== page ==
This post covers portions of my talk, Containerless Django, from DjangoCon US 2018.
Deploying Python has improved significantly since I started working with it over a decade ago. We have virtualenv, pip, wheels, package hash verification, and lock files. Despite all the improvements, it still feels harder than it needs to be. Installing a typical large project has many steps, each one easy to trip up on:
- Install Python
- Install build tools (pip/virtualenv, pipenv, poetry, etc.)
- Install build dependencies (C compiler, development libraries, etc.)
- Download the code
- Run the build tools
- If you’re using Node to build client-side files for a website, repeat steps 1-5 for that
It’s normal for ops teams to repeat this process as part of the automated testing and then again on every server the project is deployed to. It’s no wonder Docker has become so popular because of the ease in which you can build-once and deploy-everywhere.
But Docker is a heavy-handed solution and doesn’t fit for every project. I envy the simplicity of languages like Go where you can compile your project down to a single binary that runs without any external dependencies. Even Java’s JAR file format which requires Java to be preinstalled, but otherwise only requires downloading a single file would be a huge improvement.
A JAR File for Python
Turns out there are already a few projects solving this problem. PEX from Twitter, XAR from Facebook, and more ambitious projects like PyOxidizer, but shiv from LinkedIn hits the sweet spot for us. It is simple, stable, does not require special tooling, and incurs no runtime performance hit. It creates a ZIP file of all your code and dependencies that is executable with only a Python interpreter. In a future post, we’ll do a deep-dive into how shiv works under-the-hood, but for brevity’s sake, we’ll treat it as a black box here.
Using Shiv with Django
Shiv works with any proper Python package. Since most Django developers don’t think about packaging their projects, we’ll give you a crash course here.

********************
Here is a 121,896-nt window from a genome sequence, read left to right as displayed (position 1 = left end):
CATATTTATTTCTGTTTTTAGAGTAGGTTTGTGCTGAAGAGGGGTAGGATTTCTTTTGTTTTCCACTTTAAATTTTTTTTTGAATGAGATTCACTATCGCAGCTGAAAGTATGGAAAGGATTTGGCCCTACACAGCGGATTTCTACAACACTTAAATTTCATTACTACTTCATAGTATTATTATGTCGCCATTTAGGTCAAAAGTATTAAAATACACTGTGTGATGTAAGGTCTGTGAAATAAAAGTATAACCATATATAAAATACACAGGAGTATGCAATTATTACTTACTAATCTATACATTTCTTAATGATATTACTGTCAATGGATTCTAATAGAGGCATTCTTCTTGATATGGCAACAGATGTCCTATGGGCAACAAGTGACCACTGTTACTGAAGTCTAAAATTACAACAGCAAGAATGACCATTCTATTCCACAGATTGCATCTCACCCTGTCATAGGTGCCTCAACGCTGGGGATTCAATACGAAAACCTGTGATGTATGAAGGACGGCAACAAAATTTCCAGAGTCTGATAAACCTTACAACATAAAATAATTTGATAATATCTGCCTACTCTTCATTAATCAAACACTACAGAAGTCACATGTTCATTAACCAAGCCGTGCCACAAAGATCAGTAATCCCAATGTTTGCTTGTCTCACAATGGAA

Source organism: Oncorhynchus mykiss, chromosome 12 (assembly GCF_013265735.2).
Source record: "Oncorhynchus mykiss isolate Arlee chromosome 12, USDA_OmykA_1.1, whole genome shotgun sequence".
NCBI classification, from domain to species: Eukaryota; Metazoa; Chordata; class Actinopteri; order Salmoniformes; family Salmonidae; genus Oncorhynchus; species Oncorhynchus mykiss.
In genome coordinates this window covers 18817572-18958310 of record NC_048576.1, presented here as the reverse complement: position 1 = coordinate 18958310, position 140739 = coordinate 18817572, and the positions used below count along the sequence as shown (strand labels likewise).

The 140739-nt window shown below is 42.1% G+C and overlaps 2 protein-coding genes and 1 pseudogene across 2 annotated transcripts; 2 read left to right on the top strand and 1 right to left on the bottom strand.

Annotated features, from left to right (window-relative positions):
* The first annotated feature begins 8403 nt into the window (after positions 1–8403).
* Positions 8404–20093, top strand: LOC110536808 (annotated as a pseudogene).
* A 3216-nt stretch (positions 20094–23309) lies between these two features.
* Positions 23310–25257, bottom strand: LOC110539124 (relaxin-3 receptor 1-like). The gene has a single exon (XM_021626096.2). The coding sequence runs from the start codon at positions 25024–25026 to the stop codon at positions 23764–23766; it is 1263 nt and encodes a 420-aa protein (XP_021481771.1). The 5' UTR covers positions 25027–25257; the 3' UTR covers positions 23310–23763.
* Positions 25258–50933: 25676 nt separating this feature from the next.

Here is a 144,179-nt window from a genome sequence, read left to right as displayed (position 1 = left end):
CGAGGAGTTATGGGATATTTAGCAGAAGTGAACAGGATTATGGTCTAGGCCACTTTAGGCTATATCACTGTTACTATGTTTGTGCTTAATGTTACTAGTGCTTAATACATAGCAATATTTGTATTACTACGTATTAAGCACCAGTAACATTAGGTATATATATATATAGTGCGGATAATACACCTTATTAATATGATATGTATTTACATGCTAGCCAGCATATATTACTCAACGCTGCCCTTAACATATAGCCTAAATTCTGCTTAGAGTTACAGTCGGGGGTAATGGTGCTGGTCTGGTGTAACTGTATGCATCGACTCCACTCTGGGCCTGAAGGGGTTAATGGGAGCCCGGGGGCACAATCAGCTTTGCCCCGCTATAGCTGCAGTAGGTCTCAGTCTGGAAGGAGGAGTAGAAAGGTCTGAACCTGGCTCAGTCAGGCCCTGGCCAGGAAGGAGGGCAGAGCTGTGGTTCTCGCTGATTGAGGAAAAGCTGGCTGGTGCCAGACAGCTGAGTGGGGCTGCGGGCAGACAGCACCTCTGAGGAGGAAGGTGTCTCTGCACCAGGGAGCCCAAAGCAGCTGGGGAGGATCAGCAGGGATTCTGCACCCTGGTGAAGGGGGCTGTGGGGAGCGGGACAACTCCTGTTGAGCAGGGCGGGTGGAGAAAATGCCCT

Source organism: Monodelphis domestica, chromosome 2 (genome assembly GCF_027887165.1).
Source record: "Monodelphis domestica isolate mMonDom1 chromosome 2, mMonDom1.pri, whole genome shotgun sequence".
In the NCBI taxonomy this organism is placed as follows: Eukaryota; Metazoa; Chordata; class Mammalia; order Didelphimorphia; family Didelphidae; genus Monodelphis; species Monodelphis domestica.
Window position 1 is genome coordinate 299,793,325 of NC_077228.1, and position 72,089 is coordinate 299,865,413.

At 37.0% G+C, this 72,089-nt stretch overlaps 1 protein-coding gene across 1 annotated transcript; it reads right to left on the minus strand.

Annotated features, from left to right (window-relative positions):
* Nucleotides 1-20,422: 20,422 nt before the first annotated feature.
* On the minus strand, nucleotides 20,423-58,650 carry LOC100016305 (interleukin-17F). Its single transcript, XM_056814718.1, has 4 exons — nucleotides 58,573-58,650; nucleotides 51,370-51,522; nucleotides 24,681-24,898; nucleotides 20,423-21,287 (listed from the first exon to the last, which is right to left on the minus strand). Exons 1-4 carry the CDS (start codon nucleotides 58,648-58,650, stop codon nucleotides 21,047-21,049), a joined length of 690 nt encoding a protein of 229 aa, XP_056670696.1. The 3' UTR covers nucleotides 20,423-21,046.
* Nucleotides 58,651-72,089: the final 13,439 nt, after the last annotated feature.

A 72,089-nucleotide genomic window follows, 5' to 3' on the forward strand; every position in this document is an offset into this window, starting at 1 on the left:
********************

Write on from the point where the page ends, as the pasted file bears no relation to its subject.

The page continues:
Packaging Your Project
Previously, the only viable packaging tool was setuptools, but since PEP-517 we now have a number of other options including flit and poetry. At the moment, setuptools is still the de-facto standard, so, despite it being a little cruftier than the other options we’ll use that in our example.
You can use our post, Using setup.py in Your (Django) Project, as a starting point, but we need to take a couple more steps to ensure non-Python files (static files, templates, etc.) are included.
The easiest way to do this is with a
MANIFEST.in file. It might look something like this:
graft your_project/collected_static graft your_project/templates
Note that these directories need to live inside the top-level Python module to be included. Also note that the static files directory should be your
STATIC_ROOT not your
STATICFILES_DIRS. If you define templates inside your individual apps, you’ll need to include those directories as well.
Dealing with Dependencies
These days, every project should include some sort of a lock file which is machine generated and defines the exact version of every dependency and the hash verifications for them. You can do this via poetry, pip-compile from pip-tools, or pipenv.
I typically let one of these tools handle the install and then pass its
site-packages directory to shiv via the
--site-packages option. In that case, you’ll also pass the pip flags
--no-deps . to install your local project, but not include any defined dependencies for it.
Including an Entry Point
We need to provide shiv a Python function that it will run when the zipapp is executed. The most logical one is the equivalent,
manage.py. You can use
django.core.management.execute_from_command_line directly, but I recommend writing a small wrapper which also sets the default
DJANGO_SETTINGS_MODULE environment variable. You could create a
__main__.py in your project and include the following: